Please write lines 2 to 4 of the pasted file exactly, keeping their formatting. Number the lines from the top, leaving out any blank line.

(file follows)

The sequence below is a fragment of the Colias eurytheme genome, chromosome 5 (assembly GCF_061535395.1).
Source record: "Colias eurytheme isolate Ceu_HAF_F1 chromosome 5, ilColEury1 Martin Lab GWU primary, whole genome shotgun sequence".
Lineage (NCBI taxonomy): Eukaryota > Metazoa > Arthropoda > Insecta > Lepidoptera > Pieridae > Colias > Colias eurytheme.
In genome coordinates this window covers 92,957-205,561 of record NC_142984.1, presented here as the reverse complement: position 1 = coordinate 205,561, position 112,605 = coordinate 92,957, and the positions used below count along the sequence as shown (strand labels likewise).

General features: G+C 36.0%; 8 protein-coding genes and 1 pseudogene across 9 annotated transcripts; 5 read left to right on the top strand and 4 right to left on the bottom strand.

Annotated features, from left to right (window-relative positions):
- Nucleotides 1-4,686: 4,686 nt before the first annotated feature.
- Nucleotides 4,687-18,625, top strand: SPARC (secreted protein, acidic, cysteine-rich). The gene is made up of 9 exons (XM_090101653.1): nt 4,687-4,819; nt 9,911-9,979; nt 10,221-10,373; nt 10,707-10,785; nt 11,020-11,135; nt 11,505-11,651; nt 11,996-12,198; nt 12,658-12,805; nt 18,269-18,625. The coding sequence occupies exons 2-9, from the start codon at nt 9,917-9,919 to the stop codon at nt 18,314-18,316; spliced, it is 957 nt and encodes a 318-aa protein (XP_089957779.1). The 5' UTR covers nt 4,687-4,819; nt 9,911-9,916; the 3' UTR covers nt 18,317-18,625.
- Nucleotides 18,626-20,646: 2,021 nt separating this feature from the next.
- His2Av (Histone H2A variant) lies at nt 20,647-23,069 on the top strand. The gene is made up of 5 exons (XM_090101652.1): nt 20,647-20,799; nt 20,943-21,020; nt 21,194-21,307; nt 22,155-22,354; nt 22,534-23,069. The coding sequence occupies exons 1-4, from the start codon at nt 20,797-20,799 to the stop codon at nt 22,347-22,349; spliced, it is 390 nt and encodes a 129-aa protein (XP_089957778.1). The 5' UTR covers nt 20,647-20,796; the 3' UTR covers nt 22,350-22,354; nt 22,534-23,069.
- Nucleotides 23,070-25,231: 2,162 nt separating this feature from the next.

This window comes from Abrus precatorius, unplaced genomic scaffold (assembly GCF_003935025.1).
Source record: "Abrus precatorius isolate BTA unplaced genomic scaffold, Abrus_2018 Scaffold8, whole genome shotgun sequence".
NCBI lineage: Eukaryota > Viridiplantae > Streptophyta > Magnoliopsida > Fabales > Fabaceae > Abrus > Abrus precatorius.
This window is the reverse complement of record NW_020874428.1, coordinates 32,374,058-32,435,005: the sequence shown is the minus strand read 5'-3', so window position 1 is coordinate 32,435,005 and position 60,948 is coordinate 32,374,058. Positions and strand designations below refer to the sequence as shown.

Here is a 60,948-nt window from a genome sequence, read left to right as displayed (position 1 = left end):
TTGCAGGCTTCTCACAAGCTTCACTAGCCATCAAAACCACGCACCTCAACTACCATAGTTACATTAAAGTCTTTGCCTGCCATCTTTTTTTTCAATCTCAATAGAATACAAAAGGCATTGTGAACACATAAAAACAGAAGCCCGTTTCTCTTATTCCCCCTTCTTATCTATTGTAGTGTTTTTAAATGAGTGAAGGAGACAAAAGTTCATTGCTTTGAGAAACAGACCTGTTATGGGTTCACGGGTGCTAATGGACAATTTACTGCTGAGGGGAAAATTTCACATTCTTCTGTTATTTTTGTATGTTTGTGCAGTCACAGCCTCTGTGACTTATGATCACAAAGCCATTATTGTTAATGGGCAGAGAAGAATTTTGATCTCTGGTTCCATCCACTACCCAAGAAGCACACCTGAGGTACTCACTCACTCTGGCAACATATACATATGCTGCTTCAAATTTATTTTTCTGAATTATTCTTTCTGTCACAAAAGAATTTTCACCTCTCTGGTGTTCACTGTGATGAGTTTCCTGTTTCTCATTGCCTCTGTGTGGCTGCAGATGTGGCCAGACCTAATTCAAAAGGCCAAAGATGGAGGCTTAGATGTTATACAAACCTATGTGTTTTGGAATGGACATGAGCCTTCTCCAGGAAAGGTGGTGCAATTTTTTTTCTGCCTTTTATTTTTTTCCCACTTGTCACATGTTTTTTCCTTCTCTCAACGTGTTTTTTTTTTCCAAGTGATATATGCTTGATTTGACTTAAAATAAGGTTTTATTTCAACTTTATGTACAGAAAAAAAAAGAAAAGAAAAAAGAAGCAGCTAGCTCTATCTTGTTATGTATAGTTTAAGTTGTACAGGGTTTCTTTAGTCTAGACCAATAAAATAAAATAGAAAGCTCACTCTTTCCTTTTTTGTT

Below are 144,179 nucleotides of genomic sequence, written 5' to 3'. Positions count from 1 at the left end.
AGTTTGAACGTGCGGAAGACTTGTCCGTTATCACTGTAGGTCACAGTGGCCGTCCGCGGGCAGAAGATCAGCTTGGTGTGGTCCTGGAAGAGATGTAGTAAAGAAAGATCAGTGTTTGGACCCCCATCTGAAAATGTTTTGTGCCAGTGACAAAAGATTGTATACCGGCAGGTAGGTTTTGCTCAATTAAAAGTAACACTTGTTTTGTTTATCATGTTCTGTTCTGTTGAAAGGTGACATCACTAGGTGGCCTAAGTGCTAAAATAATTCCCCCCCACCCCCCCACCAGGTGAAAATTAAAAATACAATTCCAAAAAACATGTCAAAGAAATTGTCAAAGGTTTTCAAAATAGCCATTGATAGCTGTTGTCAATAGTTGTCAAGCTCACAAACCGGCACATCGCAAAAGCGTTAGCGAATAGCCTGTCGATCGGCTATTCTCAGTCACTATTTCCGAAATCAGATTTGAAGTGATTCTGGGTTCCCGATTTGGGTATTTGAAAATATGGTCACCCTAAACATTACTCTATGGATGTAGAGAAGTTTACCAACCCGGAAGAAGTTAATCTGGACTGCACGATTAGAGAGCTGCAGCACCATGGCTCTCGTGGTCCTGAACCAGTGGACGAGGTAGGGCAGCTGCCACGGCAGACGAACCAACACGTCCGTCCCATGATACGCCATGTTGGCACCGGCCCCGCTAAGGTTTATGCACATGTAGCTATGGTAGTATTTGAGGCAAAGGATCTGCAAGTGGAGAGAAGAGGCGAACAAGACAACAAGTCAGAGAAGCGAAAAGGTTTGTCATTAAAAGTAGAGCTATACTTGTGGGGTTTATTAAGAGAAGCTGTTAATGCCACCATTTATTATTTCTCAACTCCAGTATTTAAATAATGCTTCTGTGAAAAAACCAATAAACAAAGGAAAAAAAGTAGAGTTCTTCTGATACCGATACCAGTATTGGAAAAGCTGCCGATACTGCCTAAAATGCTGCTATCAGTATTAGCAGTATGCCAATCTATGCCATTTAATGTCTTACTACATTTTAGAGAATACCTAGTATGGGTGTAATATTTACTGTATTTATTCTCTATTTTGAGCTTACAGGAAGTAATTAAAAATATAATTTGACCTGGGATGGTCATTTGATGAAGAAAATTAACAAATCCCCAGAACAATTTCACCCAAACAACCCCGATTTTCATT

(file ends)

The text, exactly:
Source record: "Colias eurytheme isolate Ceu_HAF_F1 chromosome 5, ilColEury1 Martin Lab GWU primary, whole genome shotgun sequence".
Lineage (NCBI taxonomy): Eukaryota > Metazoa > Arthropoda > Insecta > Lepidoptera > Pieridae > Colias > Colias eurytheme.
In genome coordinates this window covers 92,957-205,561 of record NC_142984.1, presented here as the reverse complement: position 1 = coordinate 205,561, position 112,605 = coordinate 92,957, and the positions used below count along the sequence as shown (strand labels likewise).